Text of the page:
The city of BA is situated on the northeastern side of the Pampas, a flat plain. It is located where the Parana River delta spreads and becomes the Ro de la Plata estuary. The city is split into sectors, most of which correspond to historic barrios. An obelisk, constructed in 1936, symbolizes the intersection of Avenue 9 de Julio and Avenue Corrientes, named the world’s largest avenue. Palmo, like Monserrat and Puerto Madero, is one of BA’s most distinct neighborhoods. The Puente de la Mujer pedestrian suspension bridge was designed by Santiago Calatrava and is named after significant women in the neighborhood. Abasto, located west of Avenida 9 de Julio, are classic working neighborhoods. The majority of the city’s shantytowns are located on the outskirts, where they have a more typical Latin American vibe. Suburban residents are frequently less well-off than city dwellers, and the further a suburb is from the city, the less likely it is to have critical utilities and economic opportunities.
Architecture of Buenos Aires
The architecture of Buenos Aires is entirely influenced by European styles. Colonial, Art Deco, Art Nouveau, Neo-Gothic, and French Bourbon were influenced by Italian and French styles. In the 1930s, Argentina’s “Infamous Decade” led to a drive toward more contemporary architectural styles. After World War II, International Style Modernism became the dominant architectural style in the country. In the 19th century, the basic dwelling was a two-and-a-half-story villa that was neither as broad nor as wide as its predecessor. The first generation of high-rise apartment complexes that today dominate Palermo, Recoleta, and Retiro were built one after the other in the city’s northern sector, stretching for block after block. The corrugated metal shacks are characteristic of the shantytowns that have grown to account for a sizable portion of the housing in the metropolitan region and are home to a sizable proportion of the population. Suburban estates initially appeared in the late 1980s, as city highways increased and automobiles became more readily available, making travel more feasible. Three styles dominate Buenos Aires: Neoclassical/Beaux-Arts, Art Nouveau, and Art Deco/modern. The following are a few architectural styles that are found in BA.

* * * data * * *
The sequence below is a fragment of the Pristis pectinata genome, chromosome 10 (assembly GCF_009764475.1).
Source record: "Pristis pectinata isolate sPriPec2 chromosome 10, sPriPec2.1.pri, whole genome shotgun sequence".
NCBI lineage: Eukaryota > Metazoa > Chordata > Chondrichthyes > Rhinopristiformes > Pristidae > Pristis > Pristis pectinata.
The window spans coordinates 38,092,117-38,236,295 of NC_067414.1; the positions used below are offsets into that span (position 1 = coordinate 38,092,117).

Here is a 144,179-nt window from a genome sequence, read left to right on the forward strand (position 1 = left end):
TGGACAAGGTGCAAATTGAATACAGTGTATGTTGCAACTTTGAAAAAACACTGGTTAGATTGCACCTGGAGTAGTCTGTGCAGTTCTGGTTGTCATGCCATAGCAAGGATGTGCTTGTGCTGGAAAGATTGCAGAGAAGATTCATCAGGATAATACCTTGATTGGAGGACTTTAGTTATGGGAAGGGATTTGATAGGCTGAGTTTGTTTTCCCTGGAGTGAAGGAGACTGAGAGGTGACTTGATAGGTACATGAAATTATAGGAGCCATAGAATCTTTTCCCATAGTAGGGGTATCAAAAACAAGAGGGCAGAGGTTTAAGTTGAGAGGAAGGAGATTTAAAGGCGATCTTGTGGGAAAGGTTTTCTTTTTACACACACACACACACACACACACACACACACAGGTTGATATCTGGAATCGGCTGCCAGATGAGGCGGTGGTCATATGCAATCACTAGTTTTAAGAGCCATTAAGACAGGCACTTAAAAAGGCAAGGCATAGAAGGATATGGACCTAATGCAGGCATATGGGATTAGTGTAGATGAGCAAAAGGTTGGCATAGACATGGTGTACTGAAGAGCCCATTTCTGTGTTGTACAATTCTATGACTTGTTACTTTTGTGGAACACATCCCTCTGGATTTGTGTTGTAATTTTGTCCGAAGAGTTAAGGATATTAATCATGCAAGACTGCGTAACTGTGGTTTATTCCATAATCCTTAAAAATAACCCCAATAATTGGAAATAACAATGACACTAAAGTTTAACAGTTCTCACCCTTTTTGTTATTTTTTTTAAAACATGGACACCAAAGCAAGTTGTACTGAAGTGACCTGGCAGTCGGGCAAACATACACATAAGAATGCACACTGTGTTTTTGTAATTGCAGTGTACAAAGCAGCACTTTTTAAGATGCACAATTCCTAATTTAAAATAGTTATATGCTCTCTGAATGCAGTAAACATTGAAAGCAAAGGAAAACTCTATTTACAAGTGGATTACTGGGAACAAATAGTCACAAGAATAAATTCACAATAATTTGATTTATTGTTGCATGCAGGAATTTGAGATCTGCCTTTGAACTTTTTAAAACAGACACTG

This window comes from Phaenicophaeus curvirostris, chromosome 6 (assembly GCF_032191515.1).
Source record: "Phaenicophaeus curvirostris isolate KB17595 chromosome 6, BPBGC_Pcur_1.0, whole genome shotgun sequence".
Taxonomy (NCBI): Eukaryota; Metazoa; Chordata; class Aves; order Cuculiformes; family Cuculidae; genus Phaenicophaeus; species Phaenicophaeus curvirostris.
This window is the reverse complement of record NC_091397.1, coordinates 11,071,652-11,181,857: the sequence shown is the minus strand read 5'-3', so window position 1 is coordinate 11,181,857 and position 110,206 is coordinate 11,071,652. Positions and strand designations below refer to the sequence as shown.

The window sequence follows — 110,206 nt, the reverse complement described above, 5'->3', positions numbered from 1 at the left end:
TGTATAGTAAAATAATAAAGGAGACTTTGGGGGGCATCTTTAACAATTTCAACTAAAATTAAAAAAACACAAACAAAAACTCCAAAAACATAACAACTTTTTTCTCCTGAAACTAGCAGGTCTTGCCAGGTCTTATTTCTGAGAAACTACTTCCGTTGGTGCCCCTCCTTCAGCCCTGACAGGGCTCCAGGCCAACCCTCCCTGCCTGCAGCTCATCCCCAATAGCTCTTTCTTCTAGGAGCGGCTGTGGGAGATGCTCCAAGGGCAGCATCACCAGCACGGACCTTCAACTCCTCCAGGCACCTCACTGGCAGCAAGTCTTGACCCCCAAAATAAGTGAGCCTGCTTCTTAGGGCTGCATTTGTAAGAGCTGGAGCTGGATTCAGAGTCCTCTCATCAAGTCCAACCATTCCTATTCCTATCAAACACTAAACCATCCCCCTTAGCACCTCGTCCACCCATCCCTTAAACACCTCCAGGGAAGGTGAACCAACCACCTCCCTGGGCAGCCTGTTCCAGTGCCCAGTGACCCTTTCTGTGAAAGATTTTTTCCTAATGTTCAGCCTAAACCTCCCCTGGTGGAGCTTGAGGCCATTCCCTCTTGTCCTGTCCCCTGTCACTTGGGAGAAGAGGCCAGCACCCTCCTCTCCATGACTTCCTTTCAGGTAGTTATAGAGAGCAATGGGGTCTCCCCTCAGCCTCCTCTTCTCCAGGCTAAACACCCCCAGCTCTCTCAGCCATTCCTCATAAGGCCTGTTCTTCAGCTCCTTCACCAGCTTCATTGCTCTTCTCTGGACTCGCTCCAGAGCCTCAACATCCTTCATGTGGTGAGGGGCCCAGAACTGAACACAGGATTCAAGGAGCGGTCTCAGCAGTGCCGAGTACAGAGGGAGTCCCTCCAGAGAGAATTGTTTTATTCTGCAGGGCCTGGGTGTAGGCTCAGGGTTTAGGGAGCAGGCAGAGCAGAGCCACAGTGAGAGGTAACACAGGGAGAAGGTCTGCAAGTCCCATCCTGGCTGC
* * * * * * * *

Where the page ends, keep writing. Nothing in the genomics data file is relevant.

Spanish Colonial and Neo-Colonial Style
Buenos Aires’ earliest buildings are of the Spanish colonial style, though only a few of these structures exist in the city. Following independence from Spain, colonial architecture went out of favor, with the 19th century bringing in designs associated with the French Republic and democratic principles. On the country’s centennial, a modest architectural trend emerged that aimed to re-establish a relationship with the country’s Spanish history. Contemporary forms combine aspects of colonial architecture with Baroque and Moorish revivalism.
The neoclassical tendency of the mid-eighteenth century, connected with the European Renaissance, gave rise to neoclassical architecture. There was a significant rise in understanding of ancient Greek and Roman architectural styles throughout this period. A neoclassical structure, in its idealized form, harkens back to ancient Greece or Rome. Neoclassicism was both an expression of American independence and a repudiation of Spanish control. This design was meant to link the Republic to France, which was seen as an example of enlightened governance and Republican values. Buenos Aires’ region around Avenida de Mayo is a prominent example of neoclassical architecture.
In the 1830s, the Académie des Beaux-Arts established the Beaux-Arts movement in Paris. Famous university scholars stressed neoclassical principles while using contemporary building materials and Gothic and Renaissance architectural aspects. While the movement was widespread in Europe until the late 19th and early 20th centuries, it was especially prominent in Buenos Aires. The Vatican embassy, the Palacio Fernández Anchorena, is a magnificent example of Beaux-arts architecture. The Palacio San Martin, a beautiful edifice with column reliefs and rusticated brickwork, currently houses the country’s Ministry of Foreign Relations. Even though the fundamental design remains the same, this version has more decoration than previous versions.
Art Nouveau Style